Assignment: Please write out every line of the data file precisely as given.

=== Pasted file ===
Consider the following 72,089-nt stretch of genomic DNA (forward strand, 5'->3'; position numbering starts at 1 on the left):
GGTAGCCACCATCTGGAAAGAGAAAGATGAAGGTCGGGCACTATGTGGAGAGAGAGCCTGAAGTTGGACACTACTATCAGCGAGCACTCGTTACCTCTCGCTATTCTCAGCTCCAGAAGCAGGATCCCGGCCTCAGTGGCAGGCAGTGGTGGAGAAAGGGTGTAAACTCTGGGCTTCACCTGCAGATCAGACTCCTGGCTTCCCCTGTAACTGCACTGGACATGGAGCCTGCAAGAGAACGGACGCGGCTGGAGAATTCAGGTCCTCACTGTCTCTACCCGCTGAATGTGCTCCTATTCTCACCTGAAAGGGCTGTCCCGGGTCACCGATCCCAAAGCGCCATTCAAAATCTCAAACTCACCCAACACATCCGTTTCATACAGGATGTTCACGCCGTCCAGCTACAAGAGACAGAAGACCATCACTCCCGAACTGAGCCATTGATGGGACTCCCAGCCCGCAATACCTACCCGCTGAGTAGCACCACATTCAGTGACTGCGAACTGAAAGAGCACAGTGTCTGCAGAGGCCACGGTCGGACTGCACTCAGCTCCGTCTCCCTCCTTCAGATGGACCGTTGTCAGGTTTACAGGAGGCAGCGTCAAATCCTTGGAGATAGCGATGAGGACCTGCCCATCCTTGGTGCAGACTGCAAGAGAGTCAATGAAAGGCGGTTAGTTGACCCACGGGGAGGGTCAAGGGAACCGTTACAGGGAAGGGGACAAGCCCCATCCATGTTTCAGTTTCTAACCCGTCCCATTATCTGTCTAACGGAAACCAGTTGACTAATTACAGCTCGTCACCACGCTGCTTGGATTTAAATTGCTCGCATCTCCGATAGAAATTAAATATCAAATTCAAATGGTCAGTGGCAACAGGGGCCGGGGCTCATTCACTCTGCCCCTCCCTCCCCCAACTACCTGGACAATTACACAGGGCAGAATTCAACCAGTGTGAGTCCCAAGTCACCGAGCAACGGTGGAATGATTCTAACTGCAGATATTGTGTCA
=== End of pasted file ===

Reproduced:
Consider the following 72,089-nt stretch of genomic DNA (forward strand, 5'->3'; position numbering starts at 1 on the left):
GGTAGCCACCATCTGGAAAGAGAAAGATGAAGGTCGGGCACTATGTGGAGAGAGAGCCTGAAGTTGGACACTACTATCAGCGAGCACTCGTTACCTCTCGCTATTCTCAGCTCCAGAAGCAGGATCCCGGCCTCAGTGGCAGGCAGTGGTGGAGAAAGGGTGTAAACTCTGGGCTTCACCTGCAGATCAGACTCCTGGCTTCCCCTGTAACTGCACTGGACATGGAGCCTGCAAGAGAACGGACGCGGCTGGAGAATTCAGGTCCTCACTGTCTCTACCCGCTGAATGTGCTCCTATTCTCACCTGAAAGGGCTGTCCCGGGTCACCGATCCCAAAGCGCCATTCAAAATCTCAAACTCACCCAACACATCCGTTTCATACAGGATGTTCACGCCGTCCAGCTACAAGAGACAGAAGACCATCACTCCCGAACTGAGCCATTGATGGGACTCCCAGCCCGCAATACCTACCCGCTGAGTAGCACCACATTCAGTGACTGCGAACTGAAAGAGCACAGTGTCTGCAGAGGCCACGGTCGGACTGCACTCAGCTCCGTCTCCCTCCTTCAGATGGACCGTTGTCAGGTTTACAGGAGGCAGCGTCAAATCCTTGGAGATAGCGATGAGGACCTGCCCATCCTTGGTGCAGACTGCAAGAGAGTCAATGAAAGGCGGTTAGTTGACCCACGGGGAGGGTCAAGGGAACCGTTACAGGGAAGGGGACAAGCCCCATCCATGTTTCAGTTTCTAACCCGTCCCATTATCTGTCTAACGGAAACCAGTTGACTAATTACAGCTCGTCACCACGCTGCTTGGATTTAAATTGCTCGCATCTCCGATAGAAATTAAATATCAAATTCAAATGGTCAGTGGCAACAGGGGCCGGGGCTCATTCACTCTGCCCCTCCCTCCCCCAACTACCTGGACAATTACACAGGGCAGAATTCAACCAGTGTGAGTCCCAAGTCACCGAGCAACGGTGGAATGATTCTAACTGCAGATATTGTGTCA